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Qualcomm raises bid to acquire NXP Semiconductors to $44 billion

Updated: The news is likely to be received with little warmth by Broadcom.

Qualcomm has agreed to a price of $44 billion to acquire NXP Semiconductors potentially in order to strengthen itself against a takeover bid by Broadcom.

On Tuesday, Qualcomm said that Qualcomm River Holdings B.V., a subsidiary of the US chipmaker, has agreed to increase its buyout offer to secure NXP Semiconductors to $127.50 per share from $110 per share.

According to the announcement, the Qualcomm and NXP boards of directors have approved the deal.

The amended agreement, worth roughly $44 billion, will allow Qualcomm to purchase all outstanding shares of NXP following the announcement of the acquisition in 2016.

Under the terms of the deal, the minimum Qualcomm purchase condition of NXP's outstanding shares has been reduced from 80 percent to 70 percent, and the increased price has prompted the support of NXP shareholders led by Elliott Management, which originally opposed the deal.

Qualcomm has now been able to enter into binding agreements with nine NXP stockholders which collectively own over 28 percent of NXP shares.

The US chipmaker intends to fund the deal through a combination of cash and debt.

"Qualcomm's leading SoC capabilities and technology roadmap, coupled with NXP's differentiated position in automotive, security and IoT, offers a compelling value proposition," said Steve Mollenkopf, CEO of Qualcomm. "We remain highly confident in our fiscal 2019 Non-GAAP EPS target of $6.75-$7.50, which includes $1.50 per share accretion from the acquisition of NXP."

The expiration date to finalize the deal has also been extended to 5 March 2018, having received required regulatory approval from eight out of nine involved regulatory bodies.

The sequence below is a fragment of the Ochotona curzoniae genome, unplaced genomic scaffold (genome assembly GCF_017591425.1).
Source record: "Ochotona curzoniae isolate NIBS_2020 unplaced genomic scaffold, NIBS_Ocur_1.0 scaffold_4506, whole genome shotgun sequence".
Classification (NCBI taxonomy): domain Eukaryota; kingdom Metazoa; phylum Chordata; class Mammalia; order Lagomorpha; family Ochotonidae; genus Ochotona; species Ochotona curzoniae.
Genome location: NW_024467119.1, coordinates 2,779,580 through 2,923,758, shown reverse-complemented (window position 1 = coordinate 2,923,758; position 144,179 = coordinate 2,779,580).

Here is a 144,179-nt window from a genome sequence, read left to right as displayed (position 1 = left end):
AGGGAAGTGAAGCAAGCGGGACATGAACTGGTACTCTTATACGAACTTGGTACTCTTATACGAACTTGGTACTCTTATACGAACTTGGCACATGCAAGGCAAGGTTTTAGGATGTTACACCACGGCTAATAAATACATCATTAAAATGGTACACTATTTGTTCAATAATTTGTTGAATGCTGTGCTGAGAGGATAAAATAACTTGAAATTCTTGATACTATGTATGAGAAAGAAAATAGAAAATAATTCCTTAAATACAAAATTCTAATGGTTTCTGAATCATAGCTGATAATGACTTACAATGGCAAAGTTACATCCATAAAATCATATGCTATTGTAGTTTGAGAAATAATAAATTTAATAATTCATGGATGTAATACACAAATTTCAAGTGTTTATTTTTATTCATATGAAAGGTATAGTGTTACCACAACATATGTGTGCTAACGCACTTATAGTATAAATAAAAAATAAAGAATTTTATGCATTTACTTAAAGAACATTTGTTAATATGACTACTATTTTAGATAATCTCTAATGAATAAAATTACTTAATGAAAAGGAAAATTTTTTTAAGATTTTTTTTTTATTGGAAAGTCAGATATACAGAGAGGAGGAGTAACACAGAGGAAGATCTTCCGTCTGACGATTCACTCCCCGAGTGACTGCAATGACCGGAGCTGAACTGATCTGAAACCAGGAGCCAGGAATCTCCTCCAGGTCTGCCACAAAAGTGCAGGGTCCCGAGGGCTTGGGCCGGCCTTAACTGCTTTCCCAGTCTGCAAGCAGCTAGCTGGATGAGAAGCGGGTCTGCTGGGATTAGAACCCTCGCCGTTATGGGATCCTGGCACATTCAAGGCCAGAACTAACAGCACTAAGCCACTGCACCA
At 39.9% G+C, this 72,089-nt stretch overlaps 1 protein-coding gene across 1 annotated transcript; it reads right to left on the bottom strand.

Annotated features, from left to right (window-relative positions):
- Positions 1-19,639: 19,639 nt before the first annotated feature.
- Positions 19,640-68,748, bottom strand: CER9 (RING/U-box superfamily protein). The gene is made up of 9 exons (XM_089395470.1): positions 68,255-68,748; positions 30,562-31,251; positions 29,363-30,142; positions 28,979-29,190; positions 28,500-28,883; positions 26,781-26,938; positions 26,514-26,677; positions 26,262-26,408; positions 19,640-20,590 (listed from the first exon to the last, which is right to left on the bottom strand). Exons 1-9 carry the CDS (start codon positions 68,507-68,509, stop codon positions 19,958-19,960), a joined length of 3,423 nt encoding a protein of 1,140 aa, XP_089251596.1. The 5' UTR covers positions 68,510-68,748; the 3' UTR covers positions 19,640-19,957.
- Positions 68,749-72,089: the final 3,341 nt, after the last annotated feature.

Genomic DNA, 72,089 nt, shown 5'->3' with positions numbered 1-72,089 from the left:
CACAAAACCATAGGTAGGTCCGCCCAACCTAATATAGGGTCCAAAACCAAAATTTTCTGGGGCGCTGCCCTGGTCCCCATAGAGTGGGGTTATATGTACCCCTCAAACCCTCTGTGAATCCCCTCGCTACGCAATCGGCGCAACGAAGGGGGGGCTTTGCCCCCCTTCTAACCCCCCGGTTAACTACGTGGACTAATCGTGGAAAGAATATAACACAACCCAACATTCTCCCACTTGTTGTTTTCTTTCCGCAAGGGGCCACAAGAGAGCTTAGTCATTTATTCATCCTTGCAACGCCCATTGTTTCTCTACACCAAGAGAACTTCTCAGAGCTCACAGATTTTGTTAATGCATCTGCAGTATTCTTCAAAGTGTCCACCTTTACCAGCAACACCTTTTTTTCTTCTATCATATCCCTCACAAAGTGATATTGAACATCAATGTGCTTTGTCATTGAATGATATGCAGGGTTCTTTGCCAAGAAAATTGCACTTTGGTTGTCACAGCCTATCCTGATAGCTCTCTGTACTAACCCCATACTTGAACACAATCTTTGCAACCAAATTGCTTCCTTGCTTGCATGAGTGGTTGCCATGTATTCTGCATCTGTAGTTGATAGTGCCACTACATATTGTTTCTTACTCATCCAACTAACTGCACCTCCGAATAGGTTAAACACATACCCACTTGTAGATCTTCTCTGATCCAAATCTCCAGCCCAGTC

The timing of the announcement is of interest considering Broadcom's recent hostile bid to acquire its rival in the semiconductor space.

Broadcom originally offered to acquire Qualcomm in November in a deal worth roughly $130 billion. However, this attempt was firmly rejected, leading to a best-and-final offer this month valued at approximately $146 billion in cash, stock, and the assumption of Qualcomm debt.

A condition of the buyout was that Qualcomm would either complete the NXP acquisition at the already-agreed rate of $110 a share in cash or withdraw from the deal altogether.

Now Qualcomm has not only rejected Broadcom's deal once more as a "significant undervaluation" but has also raised its bid for NXP Semiconductors, the company seems to be making its feelings known when it comes to Broadcom's bid.

After months of Broadcom paying court to Qualcomm and its shareholders -- while Qualcomm constantly fended off such attention -- the pair met last week to discuss the acquisition.

See also: Qualcomm, Broadcom meet: Is there a thaw in this hostile takeover dance?

Qualcomm Chairman Paul Jacobs said the offer on the table was still too low to consider, and while the meeting was "constructive," the offer and potential regulatory hurdles have instilled little confidence in a potential deal.

Despite Broadcom's offer of a breakup fee should regulators break up the acquisition, Jacobs insisted that the offer "does not come close to compensating for [..] risks" to shareholders.

Update 14.42 GMT: Broadcom has issued a statement saying the company is "evaluating its options" in light of the news, commenting:

"By raising its offer for NXP from $110 per NXP share to $127.50 per NXP share, Qualcomm's board of directors and management have transferred $4.10 per Qualcomm share from Qualcomm stockholders to NXP stockholders, representing approximately $6.2 billion of value.

This revised price for NXP is well beyond what Qualcomm has repeatedly characterized as a "full and fair" price. We believe any responsible board would have seriously engaged with Broadcom regarding Broadcom's value-maximizing offer and the terms of the NXP acquisition, particularly in light of the recent recommendations from ISS and Glass Lewis.

Broadcom believes the price increase demonstrates the Qualcomm board's disregard for its fiduciary duty to maximize value for Qualcomm stockholders."

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